Rosenfeld said are some good questions to start with include: ‘What kind of protections will be in place?’ and ‘What are their plans should someone become ill?’
If parents are comfortable that a camp has a solid plan in place, then it’s up to them to decide whether or not the child should attend.
What About Summer Jobs?
When it comes to allowing your teen to work, Rosenfeld that there’s no blanket yes or no to this. Instead, he advises parents to help their teen ask the right questions of potential employers.
“Will there be protection? Will workers like your son or daughter as well as the people they’ll be interacting with, be wearing masks? Will there be opportunities for handwashing or at least hand sanitizing? How close are they likely to get to people?” says Rosenfeld.
Rosenfeld said to ask what the employer’s plan is if someone does become ill, and how they will manage that in terms of notifying other employees.
Many of us have been eager to allow our kids to finally visit with grandparents. Rosenfeld said that with the right precautions, you can minimize older adults’ risk.
“It goes back to some of the basics like good handwashing,” says Rosenfeld. He also emphasized that it’s important to remember that a family member could still spread COVID-19 even if they have only mild symptoms or no symptoms at all.
“Parents need to be thoughtful about this to make sure that we don’t have a resurgence of infections,” he says.
Although all the new information we’re dealing with on a daily basis can be daunting, Rosenfeld says that summer fun and social interactions should not be forgotten this year. After all, enjoying life and interacting with others makes for happy children – and happy parents, too.
“Have social interactions even if they need to be modified,” he says. “We all want to get out and there are now opportunities to get out, even though we need to take some precautions. Try to embrace that and do the best you can.”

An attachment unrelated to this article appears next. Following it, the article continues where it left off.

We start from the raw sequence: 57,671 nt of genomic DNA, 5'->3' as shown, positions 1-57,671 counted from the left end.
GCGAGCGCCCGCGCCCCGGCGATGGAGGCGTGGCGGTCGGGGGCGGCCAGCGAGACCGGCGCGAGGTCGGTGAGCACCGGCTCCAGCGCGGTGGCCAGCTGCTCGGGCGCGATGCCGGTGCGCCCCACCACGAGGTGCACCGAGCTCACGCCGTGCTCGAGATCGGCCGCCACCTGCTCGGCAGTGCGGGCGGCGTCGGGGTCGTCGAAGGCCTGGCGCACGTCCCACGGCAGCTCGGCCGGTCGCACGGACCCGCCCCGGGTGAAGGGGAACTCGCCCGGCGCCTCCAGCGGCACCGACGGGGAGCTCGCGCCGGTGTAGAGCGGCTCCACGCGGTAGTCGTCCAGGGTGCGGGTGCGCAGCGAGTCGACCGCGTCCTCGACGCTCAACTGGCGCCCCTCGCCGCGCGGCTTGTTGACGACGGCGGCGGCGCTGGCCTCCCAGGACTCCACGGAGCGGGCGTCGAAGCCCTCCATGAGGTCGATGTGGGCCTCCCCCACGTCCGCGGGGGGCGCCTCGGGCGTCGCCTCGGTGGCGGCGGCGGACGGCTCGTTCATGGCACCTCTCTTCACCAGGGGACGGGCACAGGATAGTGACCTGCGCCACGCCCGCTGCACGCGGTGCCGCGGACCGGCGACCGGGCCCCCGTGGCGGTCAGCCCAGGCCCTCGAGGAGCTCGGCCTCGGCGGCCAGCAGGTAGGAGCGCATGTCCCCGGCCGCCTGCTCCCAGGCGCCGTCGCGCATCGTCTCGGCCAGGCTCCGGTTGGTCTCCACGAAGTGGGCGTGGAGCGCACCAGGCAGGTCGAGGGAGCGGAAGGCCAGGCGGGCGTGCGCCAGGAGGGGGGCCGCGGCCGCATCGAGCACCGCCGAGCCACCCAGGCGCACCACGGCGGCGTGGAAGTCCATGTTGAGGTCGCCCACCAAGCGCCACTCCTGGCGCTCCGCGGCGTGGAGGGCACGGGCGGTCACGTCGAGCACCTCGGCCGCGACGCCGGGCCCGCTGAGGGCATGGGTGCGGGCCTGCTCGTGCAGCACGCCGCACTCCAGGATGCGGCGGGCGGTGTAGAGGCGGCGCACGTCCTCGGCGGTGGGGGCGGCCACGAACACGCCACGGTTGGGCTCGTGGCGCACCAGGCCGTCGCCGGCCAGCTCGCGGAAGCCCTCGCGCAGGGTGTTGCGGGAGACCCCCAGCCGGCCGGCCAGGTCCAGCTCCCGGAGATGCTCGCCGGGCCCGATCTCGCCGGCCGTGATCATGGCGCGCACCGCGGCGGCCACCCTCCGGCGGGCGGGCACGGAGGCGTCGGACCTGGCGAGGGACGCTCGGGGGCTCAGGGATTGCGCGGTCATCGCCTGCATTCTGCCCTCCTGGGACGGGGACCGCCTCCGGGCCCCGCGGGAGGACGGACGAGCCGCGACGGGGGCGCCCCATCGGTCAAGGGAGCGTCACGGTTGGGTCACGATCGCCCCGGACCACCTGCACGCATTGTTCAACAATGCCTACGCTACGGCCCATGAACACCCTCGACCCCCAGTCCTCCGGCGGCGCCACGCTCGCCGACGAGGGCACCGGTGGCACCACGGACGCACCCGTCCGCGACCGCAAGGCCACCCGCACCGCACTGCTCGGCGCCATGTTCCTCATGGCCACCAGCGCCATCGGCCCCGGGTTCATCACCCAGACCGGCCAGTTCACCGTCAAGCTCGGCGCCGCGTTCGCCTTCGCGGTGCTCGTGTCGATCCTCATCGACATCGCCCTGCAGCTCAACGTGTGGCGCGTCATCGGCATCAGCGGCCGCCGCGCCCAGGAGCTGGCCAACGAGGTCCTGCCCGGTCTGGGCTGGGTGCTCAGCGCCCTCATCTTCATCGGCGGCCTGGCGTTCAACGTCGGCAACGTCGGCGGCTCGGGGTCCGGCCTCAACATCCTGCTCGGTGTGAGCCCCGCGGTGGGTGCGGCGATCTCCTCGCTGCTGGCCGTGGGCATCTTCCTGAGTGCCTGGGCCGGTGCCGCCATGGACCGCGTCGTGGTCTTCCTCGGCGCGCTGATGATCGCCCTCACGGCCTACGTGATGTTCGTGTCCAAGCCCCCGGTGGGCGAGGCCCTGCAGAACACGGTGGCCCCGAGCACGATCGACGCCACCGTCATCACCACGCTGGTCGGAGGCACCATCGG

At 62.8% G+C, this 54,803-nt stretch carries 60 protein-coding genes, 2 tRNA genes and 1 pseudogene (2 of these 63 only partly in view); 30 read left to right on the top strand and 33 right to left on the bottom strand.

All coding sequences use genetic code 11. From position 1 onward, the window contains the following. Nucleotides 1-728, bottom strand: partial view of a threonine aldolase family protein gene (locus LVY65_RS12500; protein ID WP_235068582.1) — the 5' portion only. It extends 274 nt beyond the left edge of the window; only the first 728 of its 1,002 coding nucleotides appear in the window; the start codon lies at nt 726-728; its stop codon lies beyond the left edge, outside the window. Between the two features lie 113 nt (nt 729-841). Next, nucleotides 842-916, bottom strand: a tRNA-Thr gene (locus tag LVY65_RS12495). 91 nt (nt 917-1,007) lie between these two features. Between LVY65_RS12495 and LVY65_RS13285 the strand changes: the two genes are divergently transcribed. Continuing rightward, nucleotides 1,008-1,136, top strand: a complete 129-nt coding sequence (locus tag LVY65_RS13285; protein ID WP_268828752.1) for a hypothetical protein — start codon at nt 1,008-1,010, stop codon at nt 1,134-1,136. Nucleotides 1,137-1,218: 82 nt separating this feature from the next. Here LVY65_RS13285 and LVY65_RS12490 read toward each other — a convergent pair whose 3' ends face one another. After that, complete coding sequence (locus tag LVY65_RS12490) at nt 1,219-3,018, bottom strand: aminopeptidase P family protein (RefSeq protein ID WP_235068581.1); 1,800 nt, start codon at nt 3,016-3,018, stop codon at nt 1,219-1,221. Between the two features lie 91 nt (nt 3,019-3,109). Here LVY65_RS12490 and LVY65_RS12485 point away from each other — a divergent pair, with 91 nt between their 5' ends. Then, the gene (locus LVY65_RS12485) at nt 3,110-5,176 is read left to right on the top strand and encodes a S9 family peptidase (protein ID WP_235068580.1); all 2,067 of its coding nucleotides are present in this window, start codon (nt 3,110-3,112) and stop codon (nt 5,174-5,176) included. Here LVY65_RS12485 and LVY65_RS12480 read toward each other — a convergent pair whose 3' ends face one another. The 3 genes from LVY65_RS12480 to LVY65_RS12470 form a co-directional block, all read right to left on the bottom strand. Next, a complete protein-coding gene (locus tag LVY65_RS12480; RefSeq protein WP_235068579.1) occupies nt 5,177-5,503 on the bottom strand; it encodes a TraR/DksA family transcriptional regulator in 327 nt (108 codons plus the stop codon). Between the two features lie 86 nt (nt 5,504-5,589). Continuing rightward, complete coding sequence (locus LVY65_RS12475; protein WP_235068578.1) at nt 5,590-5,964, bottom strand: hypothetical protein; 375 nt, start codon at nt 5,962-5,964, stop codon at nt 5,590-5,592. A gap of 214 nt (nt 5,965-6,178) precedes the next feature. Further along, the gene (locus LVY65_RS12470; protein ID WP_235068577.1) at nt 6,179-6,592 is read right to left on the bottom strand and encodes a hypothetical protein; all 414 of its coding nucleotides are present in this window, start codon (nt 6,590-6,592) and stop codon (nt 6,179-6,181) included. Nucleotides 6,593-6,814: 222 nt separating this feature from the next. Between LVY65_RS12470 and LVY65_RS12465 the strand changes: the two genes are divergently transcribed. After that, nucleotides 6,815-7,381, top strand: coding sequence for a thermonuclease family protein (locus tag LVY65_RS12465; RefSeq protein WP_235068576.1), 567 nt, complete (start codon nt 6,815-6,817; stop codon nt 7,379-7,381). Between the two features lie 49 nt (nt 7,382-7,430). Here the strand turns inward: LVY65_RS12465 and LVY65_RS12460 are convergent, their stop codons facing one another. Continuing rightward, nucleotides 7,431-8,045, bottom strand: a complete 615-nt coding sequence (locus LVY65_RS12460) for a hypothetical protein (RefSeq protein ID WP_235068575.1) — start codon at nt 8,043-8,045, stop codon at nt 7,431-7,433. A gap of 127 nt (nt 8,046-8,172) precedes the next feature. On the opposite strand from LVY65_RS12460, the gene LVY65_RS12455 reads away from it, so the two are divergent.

Walter D. Rosenfeld, MD, FAAP, FSAHM, is the Chair of Pediatrics at Goryeb Children’s Hospital at Morristown Medical Center and the Medical Director for Children’s Health at Atlantic Health System. In this role, he oversees more than 100 pediatric specialists at Atlantic Health System, along with pediatric residents and medical students.
Dr. Rosenfeld’s expertise in adolescent health has led to numerous research, writing and public speaking opportunities in the areas of effective communication in adolescent healthcare, adolescent sexuality, risk taking behaviors, eating disorders, substance abuse, obesity, the Internet, and the link between physical disorders and mental health.
A fellow of the American Academy of Pediatrics, Dr. Rosenfeld is also a fellow and former director of programs for the Society for Adolescent Health and Medicine and a past president of the North American Society for Pediatric and Adolescent Gynecology. Past roles include being the inaugural Chairman of the Board of Atlantic Medical Group, a multispecialty physician and advanced practice providers group with more than 1,000 members. In addition to his position at Goryeb Children’s Hospital, Dr. Rosenfeld has been a clinical professor of pediatrics at Rutgers New Jersey Medical School since 2002.
Dr. Rosenfeld received a BS degree from the University of Wisconsin and earned his MD from Temple University School of Medicine in Philadelphia. He completed a residency in pediatrics at Babies Hospital of Columbia University College of Physicians and Surgeons (now Morgan Stanley Children’s Hospital of New York), and a fellowship in adolescent medicine at Boston Children’s Hospital of Harvard University.
He and his wife Lynne Rosenfeld are most proud of their two young adult children who keep them real and give them perspective every day.